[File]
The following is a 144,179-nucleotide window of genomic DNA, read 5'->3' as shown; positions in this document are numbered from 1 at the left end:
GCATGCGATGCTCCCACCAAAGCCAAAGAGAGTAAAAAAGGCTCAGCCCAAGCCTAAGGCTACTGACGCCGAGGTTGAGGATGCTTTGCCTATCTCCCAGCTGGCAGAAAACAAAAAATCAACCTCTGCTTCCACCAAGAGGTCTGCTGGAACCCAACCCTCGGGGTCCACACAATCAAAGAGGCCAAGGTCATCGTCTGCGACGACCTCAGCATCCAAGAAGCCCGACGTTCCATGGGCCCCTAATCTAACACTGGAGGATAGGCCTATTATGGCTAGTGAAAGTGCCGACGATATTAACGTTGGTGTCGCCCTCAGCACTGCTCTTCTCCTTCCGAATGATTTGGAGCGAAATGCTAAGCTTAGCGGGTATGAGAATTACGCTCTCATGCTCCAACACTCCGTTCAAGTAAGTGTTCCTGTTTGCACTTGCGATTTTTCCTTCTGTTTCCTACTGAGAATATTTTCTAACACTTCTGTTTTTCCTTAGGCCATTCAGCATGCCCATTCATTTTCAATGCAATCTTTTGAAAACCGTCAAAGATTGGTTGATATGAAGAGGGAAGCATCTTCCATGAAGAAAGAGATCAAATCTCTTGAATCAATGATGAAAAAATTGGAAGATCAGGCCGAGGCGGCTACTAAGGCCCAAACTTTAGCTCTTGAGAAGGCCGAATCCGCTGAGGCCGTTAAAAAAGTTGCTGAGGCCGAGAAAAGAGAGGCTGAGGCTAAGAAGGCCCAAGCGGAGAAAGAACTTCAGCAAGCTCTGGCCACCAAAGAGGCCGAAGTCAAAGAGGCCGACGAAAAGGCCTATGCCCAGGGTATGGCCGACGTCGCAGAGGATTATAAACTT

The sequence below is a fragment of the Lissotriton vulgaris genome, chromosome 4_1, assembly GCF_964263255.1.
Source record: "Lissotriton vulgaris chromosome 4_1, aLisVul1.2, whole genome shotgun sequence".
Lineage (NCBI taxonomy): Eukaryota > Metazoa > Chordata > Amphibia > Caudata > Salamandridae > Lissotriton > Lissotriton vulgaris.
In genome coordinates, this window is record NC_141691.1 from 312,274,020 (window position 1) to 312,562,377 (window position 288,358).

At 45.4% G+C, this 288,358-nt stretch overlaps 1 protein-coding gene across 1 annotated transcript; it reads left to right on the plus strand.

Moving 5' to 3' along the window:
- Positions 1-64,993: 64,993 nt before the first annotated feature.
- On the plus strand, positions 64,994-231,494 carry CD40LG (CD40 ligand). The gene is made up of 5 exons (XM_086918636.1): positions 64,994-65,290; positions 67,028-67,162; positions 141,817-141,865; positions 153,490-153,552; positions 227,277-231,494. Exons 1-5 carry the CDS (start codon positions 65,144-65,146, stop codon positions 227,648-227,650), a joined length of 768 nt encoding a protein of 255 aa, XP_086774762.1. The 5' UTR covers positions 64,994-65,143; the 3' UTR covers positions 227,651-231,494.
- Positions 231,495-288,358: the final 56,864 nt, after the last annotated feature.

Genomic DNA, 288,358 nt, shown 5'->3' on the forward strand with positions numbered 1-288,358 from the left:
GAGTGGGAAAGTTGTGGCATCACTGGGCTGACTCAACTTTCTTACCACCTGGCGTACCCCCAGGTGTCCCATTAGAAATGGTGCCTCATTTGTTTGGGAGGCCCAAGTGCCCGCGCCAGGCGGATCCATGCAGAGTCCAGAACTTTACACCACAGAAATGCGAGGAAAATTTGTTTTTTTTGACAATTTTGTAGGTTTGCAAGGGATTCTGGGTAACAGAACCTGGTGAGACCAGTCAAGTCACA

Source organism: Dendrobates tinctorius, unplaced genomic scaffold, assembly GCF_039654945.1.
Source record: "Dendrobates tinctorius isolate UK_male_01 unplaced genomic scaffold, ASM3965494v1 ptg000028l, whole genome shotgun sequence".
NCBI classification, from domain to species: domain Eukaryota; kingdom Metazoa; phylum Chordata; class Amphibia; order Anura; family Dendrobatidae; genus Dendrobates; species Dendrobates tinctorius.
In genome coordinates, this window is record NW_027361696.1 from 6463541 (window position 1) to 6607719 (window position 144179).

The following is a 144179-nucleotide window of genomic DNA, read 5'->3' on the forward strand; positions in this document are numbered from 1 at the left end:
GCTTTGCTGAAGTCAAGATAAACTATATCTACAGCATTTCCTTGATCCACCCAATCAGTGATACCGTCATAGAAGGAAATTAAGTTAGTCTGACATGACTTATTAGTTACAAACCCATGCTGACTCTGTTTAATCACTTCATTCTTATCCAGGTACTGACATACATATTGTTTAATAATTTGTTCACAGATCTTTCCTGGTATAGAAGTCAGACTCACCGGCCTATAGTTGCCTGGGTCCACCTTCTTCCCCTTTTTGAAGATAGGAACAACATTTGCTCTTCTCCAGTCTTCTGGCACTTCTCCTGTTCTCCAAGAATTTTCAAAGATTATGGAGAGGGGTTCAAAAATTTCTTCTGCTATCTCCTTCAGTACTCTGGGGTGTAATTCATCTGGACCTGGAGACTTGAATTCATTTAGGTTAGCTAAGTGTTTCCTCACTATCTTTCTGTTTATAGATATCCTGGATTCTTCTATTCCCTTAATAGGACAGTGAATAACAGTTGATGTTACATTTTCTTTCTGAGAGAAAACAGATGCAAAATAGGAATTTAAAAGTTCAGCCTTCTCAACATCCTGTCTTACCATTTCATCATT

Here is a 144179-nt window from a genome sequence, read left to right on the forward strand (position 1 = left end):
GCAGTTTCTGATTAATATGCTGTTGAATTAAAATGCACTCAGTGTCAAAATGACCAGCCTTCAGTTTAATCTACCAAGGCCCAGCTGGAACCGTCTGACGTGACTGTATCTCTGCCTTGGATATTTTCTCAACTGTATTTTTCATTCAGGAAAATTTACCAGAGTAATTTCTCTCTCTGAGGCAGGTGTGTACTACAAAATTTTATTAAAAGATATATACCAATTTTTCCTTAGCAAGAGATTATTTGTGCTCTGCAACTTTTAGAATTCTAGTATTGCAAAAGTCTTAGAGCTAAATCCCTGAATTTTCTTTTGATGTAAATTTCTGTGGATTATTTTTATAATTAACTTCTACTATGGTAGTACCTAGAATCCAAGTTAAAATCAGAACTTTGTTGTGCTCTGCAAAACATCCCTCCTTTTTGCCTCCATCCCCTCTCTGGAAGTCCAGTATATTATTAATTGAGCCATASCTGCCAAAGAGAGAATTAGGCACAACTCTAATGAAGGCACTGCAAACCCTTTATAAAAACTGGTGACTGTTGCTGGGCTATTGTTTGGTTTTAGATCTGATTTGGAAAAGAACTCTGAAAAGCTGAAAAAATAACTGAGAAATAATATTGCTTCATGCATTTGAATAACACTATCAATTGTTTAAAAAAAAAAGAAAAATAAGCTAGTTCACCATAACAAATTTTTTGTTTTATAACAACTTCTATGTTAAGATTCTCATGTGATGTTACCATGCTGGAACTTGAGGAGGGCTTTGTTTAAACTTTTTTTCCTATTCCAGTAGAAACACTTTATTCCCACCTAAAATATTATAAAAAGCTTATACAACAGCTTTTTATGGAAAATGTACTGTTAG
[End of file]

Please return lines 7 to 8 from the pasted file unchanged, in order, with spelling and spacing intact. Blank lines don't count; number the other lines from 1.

At 45.4% G+C, this 288,358-nt stretch overlaps 1 protein-coding gene across 1 annotated transcript; it reads left to right on the plus strand.

Moving 5' to 3' along the window: